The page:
20-plus-year-old French bistro Le Charm, which was serving fish quenelles in lobster sauce and onion soup to the tech geeks of the dot-com boom back when SoMa was still scrappy, is changing hands and will be closing in August, as Inside Scoop reports today. Owner Lina Yew announced the closing in a letter to customers saying she was passing the restaurant to "the younger generation," and that would be the restaurant's chef of four years, Mathilde Gravel.

Le Charm will be closing on July 31 and reopening on August 21 as Mathilde, with Gravel at the helm, and presumably with an updated bistro menu that doesn't hew quite so closely to the rich and heavy classics — though it's unclear which of the menu's longtime signatures (if any), like its cassoulet, onion soup, coq au vin, and feuille de brick pastry-wrapped scallops with leek fondue might remain. Mathilde will be adding weekday lunch, however, as well as Sunday brunch, reportedly.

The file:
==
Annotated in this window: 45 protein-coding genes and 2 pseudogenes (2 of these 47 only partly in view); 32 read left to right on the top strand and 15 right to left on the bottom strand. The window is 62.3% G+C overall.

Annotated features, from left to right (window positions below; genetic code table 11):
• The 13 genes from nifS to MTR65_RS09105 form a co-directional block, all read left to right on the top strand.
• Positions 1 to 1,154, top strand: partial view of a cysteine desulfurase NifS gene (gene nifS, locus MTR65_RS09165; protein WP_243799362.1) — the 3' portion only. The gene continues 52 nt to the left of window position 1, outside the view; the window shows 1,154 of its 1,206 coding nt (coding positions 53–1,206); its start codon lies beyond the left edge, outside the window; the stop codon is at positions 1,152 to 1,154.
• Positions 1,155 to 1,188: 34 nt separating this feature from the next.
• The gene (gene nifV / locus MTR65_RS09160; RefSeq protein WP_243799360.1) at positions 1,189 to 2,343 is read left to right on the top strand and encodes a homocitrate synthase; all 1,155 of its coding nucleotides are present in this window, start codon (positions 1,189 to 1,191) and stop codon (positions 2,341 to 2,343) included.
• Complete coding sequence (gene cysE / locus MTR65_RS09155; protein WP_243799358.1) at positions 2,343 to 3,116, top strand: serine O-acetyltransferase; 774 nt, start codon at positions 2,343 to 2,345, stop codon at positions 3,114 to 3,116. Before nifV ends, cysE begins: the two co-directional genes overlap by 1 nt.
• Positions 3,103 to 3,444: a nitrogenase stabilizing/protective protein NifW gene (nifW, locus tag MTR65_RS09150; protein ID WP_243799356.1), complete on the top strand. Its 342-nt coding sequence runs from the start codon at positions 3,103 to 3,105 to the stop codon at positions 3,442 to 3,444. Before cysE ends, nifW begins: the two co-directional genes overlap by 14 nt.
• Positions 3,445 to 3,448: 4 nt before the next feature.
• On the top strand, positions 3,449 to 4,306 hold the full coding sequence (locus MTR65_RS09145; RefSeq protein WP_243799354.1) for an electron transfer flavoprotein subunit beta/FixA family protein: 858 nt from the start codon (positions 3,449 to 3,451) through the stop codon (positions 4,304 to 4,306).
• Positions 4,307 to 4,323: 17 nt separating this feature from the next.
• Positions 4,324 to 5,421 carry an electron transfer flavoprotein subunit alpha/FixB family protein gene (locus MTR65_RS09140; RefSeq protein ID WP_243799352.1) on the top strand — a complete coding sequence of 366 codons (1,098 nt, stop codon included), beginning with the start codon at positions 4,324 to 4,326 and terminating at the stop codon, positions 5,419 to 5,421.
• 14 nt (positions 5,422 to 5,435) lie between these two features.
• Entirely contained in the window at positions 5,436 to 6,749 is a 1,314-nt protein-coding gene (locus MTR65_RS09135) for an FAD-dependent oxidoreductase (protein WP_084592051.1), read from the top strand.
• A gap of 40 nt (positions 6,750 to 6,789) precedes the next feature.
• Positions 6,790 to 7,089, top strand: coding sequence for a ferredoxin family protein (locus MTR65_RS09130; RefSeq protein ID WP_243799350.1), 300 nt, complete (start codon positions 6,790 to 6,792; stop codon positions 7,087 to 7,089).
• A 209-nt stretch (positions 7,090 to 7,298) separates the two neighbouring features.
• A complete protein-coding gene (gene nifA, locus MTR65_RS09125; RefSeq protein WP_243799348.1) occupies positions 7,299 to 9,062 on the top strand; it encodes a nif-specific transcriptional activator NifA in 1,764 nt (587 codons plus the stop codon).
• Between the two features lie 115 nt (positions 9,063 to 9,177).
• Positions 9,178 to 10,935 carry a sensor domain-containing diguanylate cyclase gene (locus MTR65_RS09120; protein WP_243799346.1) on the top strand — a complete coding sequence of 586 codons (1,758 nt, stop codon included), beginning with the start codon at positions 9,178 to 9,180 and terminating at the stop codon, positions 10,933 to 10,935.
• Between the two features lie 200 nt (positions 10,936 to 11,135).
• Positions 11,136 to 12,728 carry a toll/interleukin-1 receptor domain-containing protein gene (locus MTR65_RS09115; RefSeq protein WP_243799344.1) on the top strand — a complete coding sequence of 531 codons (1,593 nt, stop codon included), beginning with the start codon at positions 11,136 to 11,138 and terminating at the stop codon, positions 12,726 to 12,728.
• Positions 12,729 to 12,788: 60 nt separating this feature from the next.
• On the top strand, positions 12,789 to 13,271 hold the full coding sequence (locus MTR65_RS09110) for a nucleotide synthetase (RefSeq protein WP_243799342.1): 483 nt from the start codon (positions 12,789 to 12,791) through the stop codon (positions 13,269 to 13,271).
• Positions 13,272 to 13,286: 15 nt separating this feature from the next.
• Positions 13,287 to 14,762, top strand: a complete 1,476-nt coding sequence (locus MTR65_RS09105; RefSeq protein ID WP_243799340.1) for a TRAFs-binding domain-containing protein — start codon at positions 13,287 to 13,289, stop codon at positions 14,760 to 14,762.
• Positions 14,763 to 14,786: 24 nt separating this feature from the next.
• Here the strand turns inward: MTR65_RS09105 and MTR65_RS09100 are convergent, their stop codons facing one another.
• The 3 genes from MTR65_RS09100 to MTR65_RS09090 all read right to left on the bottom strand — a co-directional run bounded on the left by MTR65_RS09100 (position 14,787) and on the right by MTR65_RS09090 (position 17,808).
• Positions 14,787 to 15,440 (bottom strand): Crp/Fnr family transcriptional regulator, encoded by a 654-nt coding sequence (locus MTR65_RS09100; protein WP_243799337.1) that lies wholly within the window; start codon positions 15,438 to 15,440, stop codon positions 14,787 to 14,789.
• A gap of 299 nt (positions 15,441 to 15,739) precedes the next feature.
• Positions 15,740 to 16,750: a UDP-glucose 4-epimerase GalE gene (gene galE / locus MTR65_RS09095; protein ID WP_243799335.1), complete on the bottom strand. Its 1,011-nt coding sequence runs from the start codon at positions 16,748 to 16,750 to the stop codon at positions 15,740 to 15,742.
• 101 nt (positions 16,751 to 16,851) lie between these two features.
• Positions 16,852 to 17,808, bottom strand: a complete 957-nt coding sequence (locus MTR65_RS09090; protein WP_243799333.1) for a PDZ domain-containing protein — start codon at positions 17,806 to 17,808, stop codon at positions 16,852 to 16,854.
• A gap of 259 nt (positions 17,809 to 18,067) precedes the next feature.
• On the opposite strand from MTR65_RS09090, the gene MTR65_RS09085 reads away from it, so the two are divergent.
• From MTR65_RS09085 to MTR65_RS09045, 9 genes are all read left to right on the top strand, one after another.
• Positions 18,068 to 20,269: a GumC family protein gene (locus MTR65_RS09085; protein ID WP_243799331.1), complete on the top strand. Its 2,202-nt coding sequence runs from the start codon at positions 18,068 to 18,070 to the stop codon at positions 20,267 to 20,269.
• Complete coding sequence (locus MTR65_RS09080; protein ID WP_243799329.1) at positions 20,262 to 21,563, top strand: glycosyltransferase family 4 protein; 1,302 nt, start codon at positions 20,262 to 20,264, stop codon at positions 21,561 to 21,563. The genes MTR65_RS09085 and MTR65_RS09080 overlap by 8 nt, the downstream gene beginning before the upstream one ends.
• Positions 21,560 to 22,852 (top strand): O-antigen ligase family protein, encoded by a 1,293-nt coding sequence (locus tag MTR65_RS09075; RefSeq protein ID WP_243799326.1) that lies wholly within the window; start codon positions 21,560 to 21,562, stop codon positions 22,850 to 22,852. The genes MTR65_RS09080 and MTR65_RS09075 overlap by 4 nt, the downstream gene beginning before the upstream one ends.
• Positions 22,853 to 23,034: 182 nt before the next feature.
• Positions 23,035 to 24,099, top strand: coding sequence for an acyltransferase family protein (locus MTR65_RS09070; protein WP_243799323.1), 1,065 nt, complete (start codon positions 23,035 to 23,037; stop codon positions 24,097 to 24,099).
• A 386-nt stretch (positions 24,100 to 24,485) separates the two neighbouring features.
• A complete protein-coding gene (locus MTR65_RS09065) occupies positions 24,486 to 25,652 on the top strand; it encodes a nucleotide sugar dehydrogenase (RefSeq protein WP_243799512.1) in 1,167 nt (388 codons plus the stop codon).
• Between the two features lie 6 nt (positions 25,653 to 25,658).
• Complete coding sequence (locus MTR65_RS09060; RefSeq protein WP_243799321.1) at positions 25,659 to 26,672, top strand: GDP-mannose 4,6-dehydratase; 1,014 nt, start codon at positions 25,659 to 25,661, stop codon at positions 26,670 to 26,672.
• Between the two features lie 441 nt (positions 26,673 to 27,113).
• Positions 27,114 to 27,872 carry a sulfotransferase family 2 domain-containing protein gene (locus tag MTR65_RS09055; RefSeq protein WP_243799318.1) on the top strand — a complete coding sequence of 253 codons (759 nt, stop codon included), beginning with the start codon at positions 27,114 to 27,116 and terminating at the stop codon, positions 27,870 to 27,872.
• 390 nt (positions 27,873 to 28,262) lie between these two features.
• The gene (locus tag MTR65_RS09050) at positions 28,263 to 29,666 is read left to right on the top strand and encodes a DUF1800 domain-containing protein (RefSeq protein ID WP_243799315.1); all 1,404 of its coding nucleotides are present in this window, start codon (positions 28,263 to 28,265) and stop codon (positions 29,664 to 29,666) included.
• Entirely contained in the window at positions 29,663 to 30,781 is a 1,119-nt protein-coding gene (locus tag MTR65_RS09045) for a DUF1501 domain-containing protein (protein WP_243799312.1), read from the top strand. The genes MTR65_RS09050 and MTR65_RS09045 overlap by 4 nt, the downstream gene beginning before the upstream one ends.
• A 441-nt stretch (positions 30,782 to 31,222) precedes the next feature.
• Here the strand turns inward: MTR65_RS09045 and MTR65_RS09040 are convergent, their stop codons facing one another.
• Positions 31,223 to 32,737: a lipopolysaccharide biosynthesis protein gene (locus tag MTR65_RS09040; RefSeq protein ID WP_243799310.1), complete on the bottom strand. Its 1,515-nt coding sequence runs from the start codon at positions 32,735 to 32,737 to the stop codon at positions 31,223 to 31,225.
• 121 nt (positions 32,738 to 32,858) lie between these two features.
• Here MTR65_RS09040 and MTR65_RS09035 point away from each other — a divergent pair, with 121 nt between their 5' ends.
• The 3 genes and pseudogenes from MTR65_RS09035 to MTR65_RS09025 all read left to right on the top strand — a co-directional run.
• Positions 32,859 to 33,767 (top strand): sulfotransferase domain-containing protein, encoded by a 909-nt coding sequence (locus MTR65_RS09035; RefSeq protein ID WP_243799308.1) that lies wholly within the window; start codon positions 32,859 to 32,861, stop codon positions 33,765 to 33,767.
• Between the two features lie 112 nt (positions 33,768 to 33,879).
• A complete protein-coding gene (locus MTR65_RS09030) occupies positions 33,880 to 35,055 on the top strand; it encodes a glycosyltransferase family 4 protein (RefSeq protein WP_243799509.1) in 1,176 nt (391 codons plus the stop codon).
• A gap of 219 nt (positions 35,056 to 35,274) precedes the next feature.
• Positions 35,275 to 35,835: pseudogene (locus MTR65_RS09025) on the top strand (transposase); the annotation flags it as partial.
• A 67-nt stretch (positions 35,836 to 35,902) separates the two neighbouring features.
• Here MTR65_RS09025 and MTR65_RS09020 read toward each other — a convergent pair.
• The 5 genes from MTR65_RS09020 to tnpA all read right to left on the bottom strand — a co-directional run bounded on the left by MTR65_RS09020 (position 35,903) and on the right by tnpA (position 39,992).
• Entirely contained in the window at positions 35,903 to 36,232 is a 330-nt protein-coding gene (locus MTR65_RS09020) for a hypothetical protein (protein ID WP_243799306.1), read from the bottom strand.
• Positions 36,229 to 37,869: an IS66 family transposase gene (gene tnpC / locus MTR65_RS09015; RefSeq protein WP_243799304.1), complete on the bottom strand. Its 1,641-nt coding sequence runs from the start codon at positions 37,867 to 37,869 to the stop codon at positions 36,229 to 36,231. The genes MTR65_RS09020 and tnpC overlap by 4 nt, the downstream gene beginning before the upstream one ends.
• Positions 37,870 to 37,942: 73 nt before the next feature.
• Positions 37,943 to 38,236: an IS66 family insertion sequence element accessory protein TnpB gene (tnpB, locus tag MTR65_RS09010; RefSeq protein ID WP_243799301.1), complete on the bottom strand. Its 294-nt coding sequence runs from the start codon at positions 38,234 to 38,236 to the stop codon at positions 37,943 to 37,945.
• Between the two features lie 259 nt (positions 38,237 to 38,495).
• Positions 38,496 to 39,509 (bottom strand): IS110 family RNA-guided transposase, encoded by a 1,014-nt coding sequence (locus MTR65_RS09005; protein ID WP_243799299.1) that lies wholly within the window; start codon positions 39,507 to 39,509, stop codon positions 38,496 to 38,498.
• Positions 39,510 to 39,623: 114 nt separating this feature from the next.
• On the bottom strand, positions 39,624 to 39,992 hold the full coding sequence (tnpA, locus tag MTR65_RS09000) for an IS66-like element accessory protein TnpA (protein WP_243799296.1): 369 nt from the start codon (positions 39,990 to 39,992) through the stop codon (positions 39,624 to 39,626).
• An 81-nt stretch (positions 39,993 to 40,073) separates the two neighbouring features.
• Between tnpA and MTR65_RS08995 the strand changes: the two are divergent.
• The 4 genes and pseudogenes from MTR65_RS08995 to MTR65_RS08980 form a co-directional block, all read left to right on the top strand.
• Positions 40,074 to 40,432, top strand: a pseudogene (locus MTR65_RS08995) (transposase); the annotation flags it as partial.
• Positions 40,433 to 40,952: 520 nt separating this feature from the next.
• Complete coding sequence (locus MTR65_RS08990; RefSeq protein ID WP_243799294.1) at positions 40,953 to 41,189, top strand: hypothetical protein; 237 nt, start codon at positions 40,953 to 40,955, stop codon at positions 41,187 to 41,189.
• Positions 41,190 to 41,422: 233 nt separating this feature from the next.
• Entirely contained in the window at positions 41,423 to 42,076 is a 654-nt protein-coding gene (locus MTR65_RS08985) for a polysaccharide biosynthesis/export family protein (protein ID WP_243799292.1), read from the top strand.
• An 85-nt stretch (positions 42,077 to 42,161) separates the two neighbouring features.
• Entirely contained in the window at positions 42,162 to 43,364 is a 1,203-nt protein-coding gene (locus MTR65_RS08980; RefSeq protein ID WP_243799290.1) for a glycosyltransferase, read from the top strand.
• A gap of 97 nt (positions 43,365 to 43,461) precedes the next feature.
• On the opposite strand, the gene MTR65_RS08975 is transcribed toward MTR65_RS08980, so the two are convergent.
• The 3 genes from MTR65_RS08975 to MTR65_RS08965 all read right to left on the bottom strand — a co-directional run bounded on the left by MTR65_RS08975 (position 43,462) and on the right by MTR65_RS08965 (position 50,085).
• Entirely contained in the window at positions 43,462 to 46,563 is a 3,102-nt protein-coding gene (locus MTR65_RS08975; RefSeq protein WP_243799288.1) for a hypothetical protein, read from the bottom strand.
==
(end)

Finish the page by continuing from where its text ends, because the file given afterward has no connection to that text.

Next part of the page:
Much like the unchanged menu, and as a testament to its history in the late 90's dot-com era, the restaurant's website remains formatted for much smaller, lower-res computer screens, probably not having seen a redesign since 1999.

But one thing that could change are the prices, unless Yew is handing over a long-term lease — many of Le Charm's positive Yelp reviews (it maintains a solid four stars) note the excellent value, with a $35 three-course prix fixe option, and most of the a la carte entrees well under $30. The last time the Chronicle reviewed the place, back in 2001, prices were similarly cheap, and the prix fixe was only $25, and it got two and a half stars.